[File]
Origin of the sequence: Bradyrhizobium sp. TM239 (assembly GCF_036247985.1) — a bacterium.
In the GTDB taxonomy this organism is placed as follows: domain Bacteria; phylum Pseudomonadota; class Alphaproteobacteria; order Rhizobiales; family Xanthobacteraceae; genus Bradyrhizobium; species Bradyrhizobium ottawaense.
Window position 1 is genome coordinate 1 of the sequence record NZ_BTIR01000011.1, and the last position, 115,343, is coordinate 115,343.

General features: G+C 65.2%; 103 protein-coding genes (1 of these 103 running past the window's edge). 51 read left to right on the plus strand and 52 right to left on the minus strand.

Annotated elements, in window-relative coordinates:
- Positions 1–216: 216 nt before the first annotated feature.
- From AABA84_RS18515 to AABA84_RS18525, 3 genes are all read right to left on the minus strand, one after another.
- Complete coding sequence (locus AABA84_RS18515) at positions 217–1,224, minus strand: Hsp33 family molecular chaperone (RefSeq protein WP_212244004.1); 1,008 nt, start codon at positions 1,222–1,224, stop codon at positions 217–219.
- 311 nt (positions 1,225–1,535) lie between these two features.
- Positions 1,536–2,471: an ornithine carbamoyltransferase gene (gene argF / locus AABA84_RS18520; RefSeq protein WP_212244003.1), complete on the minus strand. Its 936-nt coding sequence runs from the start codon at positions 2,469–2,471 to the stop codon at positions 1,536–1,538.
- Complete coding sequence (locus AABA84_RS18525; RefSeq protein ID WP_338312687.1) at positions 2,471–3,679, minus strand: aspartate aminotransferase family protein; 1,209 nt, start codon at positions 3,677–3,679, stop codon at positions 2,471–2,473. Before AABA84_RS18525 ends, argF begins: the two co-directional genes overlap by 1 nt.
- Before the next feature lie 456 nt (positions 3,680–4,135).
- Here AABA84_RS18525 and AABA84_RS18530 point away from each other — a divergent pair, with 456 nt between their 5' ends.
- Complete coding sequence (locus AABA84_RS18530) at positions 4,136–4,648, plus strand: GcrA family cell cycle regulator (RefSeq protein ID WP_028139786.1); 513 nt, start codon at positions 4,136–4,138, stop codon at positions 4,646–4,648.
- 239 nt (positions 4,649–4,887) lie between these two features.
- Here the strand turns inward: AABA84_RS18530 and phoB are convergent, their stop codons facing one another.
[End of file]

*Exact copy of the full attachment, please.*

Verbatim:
Origin of the sequence: Bradyrhizobium sp. TM239 (assembly GCF_036247985.1) — a bacterium.
In the GTDB taxonomy this organism is placed as follows: domain Bacteria; phylum Pseudomonadota; class Alphaproteobacteria; order Rhizobiales; family Xanthobacteraceae; genus Bradyrhizobium; species Bradyrhizobium ottawaense.
Window position 1 is genome coordinate 1 of the sequence record NZ_BTIR01000011.1, and the last position, 115,343, is coordinate 115,343.

General features: G+C 65.2%; 103 protein-coding genes (1 of these 103 running past the window's edge). 51 read left to right on the plus strand and 52 right to left on the minus strand.

Annotated elements, in window-relative coordinates:
- Positions 1–216: 216 nt before the first annotated feature.
- From AABA84_RS18515 to AABA84_RS18525, 3 genes are all read right to left on the minus strand, one after another.
- Complete coding sequence (locus AABA84_RS18515) at positions 217–1,224, minus strand: Hsp33 family molecular chaperone (RefSeq protein WP_212244004.1); 1,008 nt, start codon at positions 1,222–1,224, stop codon at positions 217–219.
- 311 nt (positions 1,225–1,535) lie between these two features.
- Positions 1,536–2,471: an ornithine carbamoyltransferase gene (gene argF / locus AABA84_RS18520; RefSeq protein WP_212244003.1), complete on the minus strand. Its 936-nt coding sequence runs from the start codon at positions 2,469–2,471 to the stop codon at positions 1,536–1,538.
- Complete coding sequence (locus AABA84_RS18525; RefSeq protein ID WP_338312687.1) at positions 2,471–3,679, minus strand: aspartate aminotransferase family protein; 1,209 nt, start codon at positions 3,677–3,679, stop codon at positions 2,471–2,473. Before AABA84_RS18525 ends, argF begins: the two co-directional genes overlap by 1 nt.
- Before the next feature lie 456 nt (positions 3,680–4,135).
- Here AABA84_RS18525 and AABA84_RS18530 point away from each other — a divergent pair, with 456 nt between their 5' ends.
- Complete coding sequence (locus AABA84_RS18530) at positions 4,136–4,648, plus strand: GcrA family cell cycle regulator (RefSeq protein ID WP_028139786.1); 513 nt, start codon at positions 4,136–4,138, stop codon at positions 4,646–4,648.
- 239 nt (positions 4,649–4,887) lie between these two features.
- Here the strand turns inward: AABA84_RS18530 and phoB are convergent, their stop codons facing one another.